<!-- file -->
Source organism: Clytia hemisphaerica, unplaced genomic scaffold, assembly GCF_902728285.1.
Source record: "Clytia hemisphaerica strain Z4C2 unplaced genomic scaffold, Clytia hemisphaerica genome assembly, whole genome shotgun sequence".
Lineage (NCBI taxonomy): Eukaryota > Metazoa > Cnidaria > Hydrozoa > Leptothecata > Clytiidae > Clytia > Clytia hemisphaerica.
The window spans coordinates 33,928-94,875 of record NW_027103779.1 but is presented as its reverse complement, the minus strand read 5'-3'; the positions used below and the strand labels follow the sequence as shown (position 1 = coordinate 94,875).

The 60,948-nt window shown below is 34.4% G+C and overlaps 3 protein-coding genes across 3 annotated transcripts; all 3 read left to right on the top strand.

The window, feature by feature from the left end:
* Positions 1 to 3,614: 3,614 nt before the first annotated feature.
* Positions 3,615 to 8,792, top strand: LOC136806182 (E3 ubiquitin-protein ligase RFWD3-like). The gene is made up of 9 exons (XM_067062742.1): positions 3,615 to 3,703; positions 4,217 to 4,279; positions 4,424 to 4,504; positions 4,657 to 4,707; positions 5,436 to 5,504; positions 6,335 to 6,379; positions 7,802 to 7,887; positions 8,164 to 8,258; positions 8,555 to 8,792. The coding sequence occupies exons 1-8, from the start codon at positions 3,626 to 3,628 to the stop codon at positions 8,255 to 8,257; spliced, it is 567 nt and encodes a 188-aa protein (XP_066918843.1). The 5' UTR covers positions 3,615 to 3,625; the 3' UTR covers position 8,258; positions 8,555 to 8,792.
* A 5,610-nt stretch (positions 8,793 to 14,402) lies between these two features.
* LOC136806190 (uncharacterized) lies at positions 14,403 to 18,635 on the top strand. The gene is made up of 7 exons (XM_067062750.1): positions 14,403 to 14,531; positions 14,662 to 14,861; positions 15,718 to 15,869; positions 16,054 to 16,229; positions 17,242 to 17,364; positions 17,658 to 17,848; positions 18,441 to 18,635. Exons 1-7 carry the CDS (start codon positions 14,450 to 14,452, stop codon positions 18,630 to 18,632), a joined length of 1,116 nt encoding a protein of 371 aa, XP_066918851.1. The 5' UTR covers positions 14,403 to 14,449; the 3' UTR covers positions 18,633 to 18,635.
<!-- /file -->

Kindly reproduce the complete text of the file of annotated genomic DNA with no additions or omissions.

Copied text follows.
Source organism: Clytia hemisphaerica, unplaced genomic scaffold, assembly GCF_902728285.1.
Source record: "Clytia hemisphaerica strain Z4C2 unplaced genomic scaffold, Clytia hemisphaerica genome assembly, whole genome shotgun sequence".
Lineage (NCBI taxonomy): Eukaryota > Metazoa > Cnidaria > Hydrozoa > Leptothecata > Clytiidae > Clytia > Clytia hemisphaerica.
The window spans coordinates 33,928-94,875 of record NW_027103779.1 but is presented as its reverse complement, the minus strand read 5'-3'; the positions used below and the strand labels follow the sequence as shown (position 1 = coordinate 94,875).

The 60,948-nt window shown below is 34.4% G+C and overlaps 3 protein-coding genes across 3 annotated transcripts; all 3 read left to right on the top strand.

The window, feature by feature from the left end:
* Positions 1 to 3,614: 3,614 nt before the first annotated feature.
* Positions 3,615 to 8,792, top strand: LOC136806182 (E3 ubiquitin-protein ligase RFWD3-like). The gene is made up of 9 exons (XM_067062742.1): positions 3,615 to 3,703; positions 4,217 to 4,279; positions 4,424 to 4,504; positions 4,657 to 4,707; positions 5,436 to 5,504; positions 6,335 to 6,379; positions 7,802 to 7,887; positions 8,164 to 8,258; positions 8,555 to 8,792. The coding sequence occupies exons 1-8, from the start codon at positions 3,626 to 3,628 to the stop codon at positions 8,255 to 8,257; spliced, it is 567 nt and encodes a 188-aa protein (XP_066918843.1). The 5' UTR covers positions 3,615 to 3,625; the 3' UTR covers position 8,258; positions 8,555 to 8,792.
* A 5,610-nt stretch (positions 8,793 to 14,402) lies between these two features.
* LOC136806190 (uncharacterized) lies at positions 14,403 to 18,635 on the top strand. The gene is made up of 7 exons (XM_067062750.1): positions 14,403 to 14,531; positions 14,662 to 14,861; positions 15,718 to 15,869; positions 16,054 to 16,229; positions 17,242 to 17,364; positions 17,658 to 17,848; positions 18,441 to 18,635. Exons 1-7 carry the CDS (start codon positions 14,450 to 14,452, stop codon positions 18,630 to 18,632), a joined length of 1,116 nt encoding a protein of 371 aa, XP_066918851.1. The 5' UTR covers positions 14,403 to 14,449; the 3' UTR covers positions 18,633 to 18,635.